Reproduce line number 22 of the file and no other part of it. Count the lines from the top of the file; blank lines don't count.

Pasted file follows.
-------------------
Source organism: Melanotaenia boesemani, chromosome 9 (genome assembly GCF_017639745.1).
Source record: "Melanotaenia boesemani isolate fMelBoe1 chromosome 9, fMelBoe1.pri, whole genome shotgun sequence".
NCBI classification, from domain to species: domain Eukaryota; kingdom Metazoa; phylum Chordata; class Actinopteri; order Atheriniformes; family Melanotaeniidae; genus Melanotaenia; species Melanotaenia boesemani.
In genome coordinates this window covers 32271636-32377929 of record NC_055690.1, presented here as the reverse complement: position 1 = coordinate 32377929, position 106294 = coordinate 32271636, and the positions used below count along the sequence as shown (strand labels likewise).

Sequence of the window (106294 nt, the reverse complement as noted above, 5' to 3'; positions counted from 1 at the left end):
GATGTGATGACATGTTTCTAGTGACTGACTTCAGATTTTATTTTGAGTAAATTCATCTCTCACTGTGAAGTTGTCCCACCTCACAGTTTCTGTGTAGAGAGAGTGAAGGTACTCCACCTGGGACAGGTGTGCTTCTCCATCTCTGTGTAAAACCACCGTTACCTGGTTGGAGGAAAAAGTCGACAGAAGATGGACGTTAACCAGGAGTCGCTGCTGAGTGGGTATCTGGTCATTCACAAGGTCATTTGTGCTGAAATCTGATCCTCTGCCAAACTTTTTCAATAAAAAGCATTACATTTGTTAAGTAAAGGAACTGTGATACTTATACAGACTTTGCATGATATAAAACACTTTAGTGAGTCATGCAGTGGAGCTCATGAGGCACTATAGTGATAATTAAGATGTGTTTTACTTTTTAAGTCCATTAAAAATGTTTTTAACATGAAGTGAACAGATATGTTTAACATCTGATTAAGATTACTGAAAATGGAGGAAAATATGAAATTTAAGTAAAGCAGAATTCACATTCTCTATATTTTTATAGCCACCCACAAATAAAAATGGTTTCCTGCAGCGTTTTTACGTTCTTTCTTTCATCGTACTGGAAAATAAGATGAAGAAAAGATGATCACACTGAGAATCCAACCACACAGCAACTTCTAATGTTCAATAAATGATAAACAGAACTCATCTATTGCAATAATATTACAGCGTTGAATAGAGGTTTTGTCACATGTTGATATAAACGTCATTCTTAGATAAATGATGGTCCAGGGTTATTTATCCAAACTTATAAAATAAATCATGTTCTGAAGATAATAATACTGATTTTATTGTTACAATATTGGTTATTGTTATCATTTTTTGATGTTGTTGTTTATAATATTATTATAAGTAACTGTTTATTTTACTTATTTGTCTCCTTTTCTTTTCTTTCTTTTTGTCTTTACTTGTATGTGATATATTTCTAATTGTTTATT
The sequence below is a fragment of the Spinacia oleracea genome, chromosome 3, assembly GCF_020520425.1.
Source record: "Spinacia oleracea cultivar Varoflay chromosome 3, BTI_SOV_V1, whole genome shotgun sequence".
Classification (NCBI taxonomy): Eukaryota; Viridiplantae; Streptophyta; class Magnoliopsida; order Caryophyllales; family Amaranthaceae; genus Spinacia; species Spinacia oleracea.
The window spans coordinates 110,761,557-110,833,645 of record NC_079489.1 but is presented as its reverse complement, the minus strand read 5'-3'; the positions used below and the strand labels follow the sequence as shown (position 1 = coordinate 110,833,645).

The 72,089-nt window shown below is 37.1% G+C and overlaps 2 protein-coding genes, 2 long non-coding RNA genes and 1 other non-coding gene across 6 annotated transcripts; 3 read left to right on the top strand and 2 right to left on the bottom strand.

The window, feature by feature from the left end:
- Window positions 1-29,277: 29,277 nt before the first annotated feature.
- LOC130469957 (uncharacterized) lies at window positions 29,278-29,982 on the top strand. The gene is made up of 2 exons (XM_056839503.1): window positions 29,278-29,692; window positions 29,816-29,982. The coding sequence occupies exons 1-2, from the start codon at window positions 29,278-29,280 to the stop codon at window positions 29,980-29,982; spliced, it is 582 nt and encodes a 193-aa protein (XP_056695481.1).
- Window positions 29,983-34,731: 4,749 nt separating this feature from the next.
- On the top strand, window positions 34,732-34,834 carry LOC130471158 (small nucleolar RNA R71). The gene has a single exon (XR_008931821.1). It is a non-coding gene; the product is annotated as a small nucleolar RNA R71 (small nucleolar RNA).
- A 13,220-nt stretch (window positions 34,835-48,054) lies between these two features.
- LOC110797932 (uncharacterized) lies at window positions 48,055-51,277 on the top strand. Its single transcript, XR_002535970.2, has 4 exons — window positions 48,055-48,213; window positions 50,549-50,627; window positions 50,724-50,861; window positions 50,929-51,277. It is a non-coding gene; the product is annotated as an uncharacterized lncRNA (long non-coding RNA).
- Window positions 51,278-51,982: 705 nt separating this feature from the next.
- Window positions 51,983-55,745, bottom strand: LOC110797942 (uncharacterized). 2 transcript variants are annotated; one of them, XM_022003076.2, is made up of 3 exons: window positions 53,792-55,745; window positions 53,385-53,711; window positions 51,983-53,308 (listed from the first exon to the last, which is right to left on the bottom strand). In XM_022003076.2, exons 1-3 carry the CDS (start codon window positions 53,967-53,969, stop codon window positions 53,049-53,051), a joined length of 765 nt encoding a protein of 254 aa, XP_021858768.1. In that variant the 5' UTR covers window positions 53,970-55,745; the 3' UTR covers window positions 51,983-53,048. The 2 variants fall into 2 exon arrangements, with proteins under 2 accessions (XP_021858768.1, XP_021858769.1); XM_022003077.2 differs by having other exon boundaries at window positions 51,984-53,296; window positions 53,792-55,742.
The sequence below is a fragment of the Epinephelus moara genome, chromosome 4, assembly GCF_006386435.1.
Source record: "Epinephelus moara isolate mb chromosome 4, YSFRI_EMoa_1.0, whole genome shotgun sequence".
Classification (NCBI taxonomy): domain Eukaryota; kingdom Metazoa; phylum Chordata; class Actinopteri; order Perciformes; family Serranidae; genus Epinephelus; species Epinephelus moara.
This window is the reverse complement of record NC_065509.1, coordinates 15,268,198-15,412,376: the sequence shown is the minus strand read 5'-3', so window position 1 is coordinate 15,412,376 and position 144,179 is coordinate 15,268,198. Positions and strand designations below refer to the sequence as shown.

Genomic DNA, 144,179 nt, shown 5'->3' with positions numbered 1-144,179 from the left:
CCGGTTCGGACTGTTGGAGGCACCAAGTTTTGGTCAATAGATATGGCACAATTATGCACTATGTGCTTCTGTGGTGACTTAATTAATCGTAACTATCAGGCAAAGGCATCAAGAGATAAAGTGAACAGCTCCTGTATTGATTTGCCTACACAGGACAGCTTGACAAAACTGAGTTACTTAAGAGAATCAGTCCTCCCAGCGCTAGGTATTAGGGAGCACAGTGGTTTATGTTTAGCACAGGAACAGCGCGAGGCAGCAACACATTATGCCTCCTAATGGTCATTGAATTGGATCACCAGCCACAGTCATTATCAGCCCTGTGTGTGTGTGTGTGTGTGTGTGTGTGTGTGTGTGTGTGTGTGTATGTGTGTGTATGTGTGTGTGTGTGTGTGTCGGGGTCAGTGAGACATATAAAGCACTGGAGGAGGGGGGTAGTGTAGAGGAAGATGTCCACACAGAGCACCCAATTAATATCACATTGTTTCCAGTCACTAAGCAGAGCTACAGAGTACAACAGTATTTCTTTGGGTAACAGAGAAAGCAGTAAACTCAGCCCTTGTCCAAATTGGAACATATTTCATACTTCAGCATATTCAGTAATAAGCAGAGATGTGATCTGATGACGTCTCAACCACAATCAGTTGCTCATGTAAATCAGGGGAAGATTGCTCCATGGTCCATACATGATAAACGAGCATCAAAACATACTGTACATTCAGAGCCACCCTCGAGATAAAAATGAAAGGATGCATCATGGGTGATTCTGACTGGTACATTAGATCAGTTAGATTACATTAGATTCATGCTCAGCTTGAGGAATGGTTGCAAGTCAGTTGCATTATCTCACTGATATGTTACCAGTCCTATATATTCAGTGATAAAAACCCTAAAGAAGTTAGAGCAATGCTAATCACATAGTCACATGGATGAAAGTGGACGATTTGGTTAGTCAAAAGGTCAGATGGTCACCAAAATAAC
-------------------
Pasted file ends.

Source record: "Epinephelus moara isolate mb chromosome 4, YSFRI_EMoa_1.0, whole genome shotgun sequence".